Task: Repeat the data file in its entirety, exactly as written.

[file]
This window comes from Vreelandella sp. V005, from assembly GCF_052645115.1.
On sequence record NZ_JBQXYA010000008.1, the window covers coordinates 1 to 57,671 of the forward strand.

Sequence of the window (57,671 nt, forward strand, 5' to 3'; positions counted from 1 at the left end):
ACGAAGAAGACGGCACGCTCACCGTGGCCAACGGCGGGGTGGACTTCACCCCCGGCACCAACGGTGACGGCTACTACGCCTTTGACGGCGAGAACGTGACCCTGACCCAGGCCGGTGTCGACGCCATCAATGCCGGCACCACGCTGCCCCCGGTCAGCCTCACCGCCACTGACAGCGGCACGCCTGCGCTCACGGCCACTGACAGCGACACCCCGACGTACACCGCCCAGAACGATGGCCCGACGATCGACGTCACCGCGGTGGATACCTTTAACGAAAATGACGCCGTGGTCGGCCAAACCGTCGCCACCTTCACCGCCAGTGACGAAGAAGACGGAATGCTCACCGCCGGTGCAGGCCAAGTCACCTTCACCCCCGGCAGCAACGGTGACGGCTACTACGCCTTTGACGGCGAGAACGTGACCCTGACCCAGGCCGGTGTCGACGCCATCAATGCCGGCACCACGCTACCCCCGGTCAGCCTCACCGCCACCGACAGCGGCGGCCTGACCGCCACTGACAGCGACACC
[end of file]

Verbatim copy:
This window comes from Vreelandella sp. V005, from assembly GCF_052645115.1.
On sequence record NZ_JBQXYA010000008.1, the window covers coordinates 1 to 57,671 of the forward strand.

Sequence of the window (57,671 nt, forward strand, 5' to 3'; positions counted from 1 at the left end):
ACGAAGAAGACGGCACGCTCACCGTGGCCAACGGCGGGGTGGACTTCACCCCCGGCACCAACGGTGACGGCTACTACGCCTTTGACGGCGAGAACGTGACCCTGACCCAGGCCGGTGTCGACGCCATCAATGCCGGCACCACGCTGCCCCCGGTCAGCCTCACCGCCACTGACAGCGGCACGCCTGCGCTCACGGCCACTGACAGCGACACCCCGACGTACACCGCCCAGAACGATGGCCCGACGATCGACGTCACCGCGGTGGATACCTTTAACGAAAATGACGCCGTGGTCGGCCAAACCGTCGCCACCTTCACCGCCAGTGACGAAGAAGACGGAATGCTCACCGCCGGTGCAGGCCAAGTCACCTTCACCCCCGGCAGCAACGGTGACGGCTACTACGCCTTTGACGGCGAGAACGTGACCCTGACCCAGGCCGGTGTCGACGCCATCAATGCCGGCACCACGCTACCCCCGGTCAGCCTCACCGCCACCGACAGCGGCGGCCTGACCGCCACTGACAGCGACACC